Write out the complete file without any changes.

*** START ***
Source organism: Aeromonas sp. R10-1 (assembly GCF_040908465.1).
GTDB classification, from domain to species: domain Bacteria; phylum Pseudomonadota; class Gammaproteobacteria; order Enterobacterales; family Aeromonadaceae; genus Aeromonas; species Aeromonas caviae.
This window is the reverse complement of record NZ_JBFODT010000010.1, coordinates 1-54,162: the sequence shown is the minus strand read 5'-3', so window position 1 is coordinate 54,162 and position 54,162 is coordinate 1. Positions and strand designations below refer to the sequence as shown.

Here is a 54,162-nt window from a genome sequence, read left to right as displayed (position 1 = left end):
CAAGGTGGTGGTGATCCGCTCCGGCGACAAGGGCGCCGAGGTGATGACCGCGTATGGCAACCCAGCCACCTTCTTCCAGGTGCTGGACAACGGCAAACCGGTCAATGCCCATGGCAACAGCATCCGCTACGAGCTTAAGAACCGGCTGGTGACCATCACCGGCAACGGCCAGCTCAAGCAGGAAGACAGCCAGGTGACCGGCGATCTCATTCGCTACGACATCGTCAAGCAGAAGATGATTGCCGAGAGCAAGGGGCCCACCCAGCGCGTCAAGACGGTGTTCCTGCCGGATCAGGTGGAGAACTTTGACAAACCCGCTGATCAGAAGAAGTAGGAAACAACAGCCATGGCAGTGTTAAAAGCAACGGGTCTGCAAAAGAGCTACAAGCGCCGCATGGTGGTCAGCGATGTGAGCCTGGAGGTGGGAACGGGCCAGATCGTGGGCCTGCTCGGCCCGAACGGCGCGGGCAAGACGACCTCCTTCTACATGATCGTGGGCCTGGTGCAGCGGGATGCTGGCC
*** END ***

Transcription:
Source organism: Aeromonas sp. R10-1 (assembly GCF_040908465.1).
GTDB classification, from domain to species: domain Bacteria; phylum Pseudomonadota; class Gammaproteobacteria; order Enterobacterales; family Aeromonadaceae; genus Aeromonas; species Aeromonas caviae.
This window is the reverse complement of record NZ_JBFODT010000010.1, coordinates 1-54,162: the sequence shown is the minus strand read 5'-3', so window position 1 is coordinate 54,162 and position 54,162 is coordinate 1. Positions and strand designations below refer to the sequence as shown.

Here is a 54,162-nt window from a genome sequence, read left to right as displayed (position 1 = left end):
CAAGGTGGTGGTGATCCGCTCCGGCGACAAGGGCGCCGAGGTGATGACCGCGTATGGCAACCCAGCCACCTTCTTCCAGGTGCTGGACAACGGCAAACCGGTCAATGCCCATGGCAACAGCATCCGCTACGAGCTTAAGAACCGGCTGGTGACCATCACCGGCAACGGCCAGCTCAAGCAGGAAGACAGCCAGGTGACCGGCGATCTCATTCGCTACGACATCGTCAAGCAGAAGATGATTGCCGAGAGCAAGGGGCCCACCCAGCGCGTCAAGACGGTGTTCCTGCCGGATCAGGTGGAGAACTTTGACAAACCCGCTGATCAGAAGAAGTAGGAAACAACAGCCATGGCAGTGTTAAAAGCAACGGGTCTGCAAAAGAGCTACAAGCGCCGCATGGTGGTCAGCGATGTGAGCCTGGAGGTGGGAACGGGCCAGATCGTGGGCCTGCTCGGCCCGAACGGCGCGGGCAAGACGACCTCCTTCTACATGATCGTGGGCCTGGTGCAGCGGGATGCTGGCC